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China bans schools and parents in Muslim province from spreading religion to young people

China has banned parents and guardians in its heavily Muslim region of Xinjiang from encouraging their children into religious activities.

The government unveiled new education rules coming into effect from November 1, meaning that those who encourage or force their children into religious activities will be reported to the police.

Previous rules have already banned beards for men and head coverings for women in a province that is home to over 10 million Muslims.

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China claims that the legal, cultural and religious rights of Muslims in Xinjiang are fully protected.

However, many Muslim Uygur people resent increasing restrictions on their culture and religion and complain they are denied economic opportunities amid an influx of Han Chinese into the province.

The new education rules forbids parents and guardians from forcing minors to attend religious activities, reports Xinjiang Daily.

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The rules also ban religious activities in schools and state that if parents cannot guide their children away from harmful extremist ways then they can apply to have their children sent to specialist schools to receive ‘rectification’.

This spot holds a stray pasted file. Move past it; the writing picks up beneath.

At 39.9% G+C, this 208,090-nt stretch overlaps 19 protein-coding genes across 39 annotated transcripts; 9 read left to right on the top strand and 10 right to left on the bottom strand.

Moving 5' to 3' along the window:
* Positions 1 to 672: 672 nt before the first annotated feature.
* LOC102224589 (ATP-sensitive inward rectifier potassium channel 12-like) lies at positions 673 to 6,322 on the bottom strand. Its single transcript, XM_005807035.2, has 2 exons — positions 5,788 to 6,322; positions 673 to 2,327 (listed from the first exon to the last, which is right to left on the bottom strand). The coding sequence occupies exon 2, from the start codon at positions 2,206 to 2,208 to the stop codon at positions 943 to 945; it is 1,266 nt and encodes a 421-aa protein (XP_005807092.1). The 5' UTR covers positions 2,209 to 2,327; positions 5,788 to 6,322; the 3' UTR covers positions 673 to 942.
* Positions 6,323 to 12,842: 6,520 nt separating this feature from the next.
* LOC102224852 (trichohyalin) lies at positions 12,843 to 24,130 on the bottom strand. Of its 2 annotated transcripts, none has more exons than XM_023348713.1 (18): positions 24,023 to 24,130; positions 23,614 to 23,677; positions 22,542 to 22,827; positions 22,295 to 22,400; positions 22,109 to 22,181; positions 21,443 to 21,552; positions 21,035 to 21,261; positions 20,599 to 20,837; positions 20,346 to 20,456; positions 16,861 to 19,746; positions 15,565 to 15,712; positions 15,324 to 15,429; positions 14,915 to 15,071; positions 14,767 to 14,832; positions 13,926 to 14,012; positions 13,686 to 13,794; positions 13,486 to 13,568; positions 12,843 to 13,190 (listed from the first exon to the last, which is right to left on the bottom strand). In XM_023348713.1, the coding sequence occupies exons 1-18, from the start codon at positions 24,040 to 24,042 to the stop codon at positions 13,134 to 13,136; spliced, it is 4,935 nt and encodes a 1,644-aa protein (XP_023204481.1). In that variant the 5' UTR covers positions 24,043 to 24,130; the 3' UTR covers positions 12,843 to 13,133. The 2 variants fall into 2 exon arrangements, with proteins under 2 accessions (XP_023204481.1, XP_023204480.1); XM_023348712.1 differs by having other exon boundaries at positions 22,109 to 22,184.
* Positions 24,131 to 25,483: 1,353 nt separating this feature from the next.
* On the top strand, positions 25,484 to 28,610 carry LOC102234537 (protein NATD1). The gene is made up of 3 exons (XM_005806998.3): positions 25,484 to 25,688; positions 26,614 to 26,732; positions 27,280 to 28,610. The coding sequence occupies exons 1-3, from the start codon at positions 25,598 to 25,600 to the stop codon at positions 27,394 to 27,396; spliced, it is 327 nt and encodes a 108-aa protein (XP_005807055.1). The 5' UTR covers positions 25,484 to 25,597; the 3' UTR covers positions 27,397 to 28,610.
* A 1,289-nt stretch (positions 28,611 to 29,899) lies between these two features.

In recent years, hundreds of people have died in unrest blamed by the Chinese government on Islamist militants.

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In April 2014, officials in Xinjiang offered rewards of up to 50,000 yuan (£6,066) for those who tipped police off with information on separatist activities which included growing facial hair.

While in 2015, Uygur imams in Kashgar were forced to tell children that prayer was harmful for the soul and to declare that ‘our income comes from the Chinese Communist Party, not from Allah.’

Such Islamophobic stances are coming against a group of Muslims who are the miniority in the land and wish to hold firm to their orthodox beliefs. It becomes one of the growing factors towards radicals arising from within.

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